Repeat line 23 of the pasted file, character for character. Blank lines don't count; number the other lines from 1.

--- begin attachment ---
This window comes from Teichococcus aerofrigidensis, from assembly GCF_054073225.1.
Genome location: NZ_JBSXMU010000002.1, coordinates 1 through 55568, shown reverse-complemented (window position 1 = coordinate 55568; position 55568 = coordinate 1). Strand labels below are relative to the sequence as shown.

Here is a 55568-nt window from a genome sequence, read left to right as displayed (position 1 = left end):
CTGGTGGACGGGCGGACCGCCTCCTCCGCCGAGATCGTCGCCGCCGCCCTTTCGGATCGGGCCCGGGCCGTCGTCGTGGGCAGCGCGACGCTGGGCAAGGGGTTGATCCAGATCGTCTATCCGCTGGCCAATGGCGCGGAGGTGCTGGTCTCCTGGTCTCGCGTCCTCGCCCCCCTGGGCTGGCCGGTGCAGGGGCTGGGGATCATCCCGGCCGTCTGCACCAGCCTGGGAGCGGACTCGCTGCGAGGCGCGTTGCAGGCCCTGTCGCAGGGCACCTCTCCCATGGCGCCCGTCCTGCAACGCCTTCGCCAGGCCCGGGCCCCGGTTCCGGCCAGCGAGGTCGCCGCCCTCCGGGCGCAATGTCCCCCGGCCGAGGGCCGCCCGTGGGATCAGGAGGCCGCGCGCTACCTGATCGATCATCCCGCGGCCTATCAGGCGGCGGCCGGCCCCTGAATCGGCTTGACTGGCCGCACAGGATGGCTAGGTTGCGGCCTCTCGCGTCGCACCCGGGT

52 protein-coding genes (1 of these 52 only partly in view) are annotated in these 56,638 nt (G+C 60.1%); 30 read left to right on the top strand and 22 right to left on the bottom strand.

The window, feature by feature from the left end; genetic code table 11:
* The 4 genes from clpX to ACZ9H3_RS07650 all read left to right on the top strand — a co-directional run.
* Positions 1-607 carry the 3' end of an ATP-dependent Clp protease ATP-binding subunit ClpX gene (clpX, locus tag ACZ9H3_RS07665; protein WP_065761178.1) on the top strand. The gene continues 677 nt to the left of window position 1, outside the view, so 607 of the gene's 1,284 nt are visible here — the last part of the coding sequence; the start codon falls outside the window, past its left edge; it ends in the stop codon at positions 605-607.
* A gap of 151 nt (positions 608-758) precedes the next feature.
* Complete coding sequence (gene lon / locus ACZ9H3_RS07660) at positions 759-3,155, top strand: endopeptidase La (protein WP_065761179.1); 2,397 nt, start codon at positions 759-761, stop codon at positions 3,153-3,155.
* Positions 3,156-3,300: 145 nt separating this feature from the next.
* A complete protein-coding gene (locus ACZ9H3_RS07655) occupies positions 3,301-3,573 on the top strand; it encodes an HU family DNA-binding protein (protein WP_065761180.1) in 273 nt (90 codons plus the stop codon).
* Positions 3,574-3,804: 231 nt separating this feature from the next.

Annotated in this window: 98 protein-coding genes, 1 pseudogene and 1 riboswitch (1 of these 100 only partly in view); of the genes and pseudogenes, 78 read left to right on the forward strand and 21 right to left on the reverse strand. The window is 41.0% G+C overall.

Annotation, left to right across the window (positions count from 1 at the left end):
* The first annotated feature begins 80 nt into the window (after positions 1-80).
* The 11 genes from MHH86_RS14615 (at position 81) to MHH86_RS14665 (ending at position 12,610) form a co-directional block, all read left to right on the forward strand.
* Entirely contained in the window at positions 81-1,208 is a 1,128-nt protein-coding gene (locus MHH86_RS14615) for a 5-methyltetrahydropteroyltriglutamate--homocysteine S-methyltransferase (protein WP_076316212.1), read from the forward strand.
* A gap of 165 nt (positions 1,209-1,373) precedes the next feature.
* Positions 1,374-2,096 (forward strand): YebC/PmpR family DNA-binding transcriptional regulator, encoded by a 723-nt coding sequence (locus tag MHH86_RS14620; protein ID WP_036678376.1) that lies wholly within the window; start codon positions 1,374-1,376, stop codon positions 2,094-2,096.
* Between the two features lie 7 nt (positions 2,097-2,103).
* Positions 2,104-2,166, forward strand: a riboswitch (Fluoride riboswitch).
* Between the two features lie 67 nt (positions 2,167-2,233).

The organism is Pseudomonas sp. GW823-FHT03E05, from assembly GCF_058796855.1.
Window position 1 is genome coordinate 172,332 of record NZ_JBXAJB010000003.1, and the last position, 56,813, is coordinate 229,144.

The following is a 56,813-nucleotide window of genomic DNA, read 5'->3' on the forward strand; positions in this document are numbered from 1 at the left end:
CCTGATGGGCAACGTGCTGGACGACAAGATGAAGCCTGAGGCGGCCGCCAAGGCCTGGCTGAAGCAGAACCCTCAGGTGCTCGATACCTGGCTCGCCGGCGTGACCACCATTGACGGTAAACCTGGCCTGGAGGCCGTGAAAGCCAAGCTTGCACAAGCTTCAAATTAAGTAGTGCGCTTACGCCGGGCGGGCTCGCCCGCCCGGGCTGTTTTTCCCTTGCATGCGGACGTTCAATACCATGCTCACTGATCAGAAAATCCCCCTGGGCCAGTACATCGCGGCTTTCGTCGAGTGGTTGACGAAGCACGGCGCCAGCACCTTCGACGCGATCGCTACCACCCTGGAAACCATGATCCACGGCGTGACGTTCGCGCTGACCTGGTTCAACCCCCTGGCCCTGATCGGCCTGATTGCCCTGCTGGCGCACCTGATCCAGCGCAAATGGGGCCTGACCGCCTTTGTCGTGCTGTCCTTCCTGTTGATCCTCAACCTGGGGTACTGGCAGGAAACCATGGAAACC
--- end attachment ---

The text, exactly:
* Between the two features lie 67 nt (positions 2,167-2,233).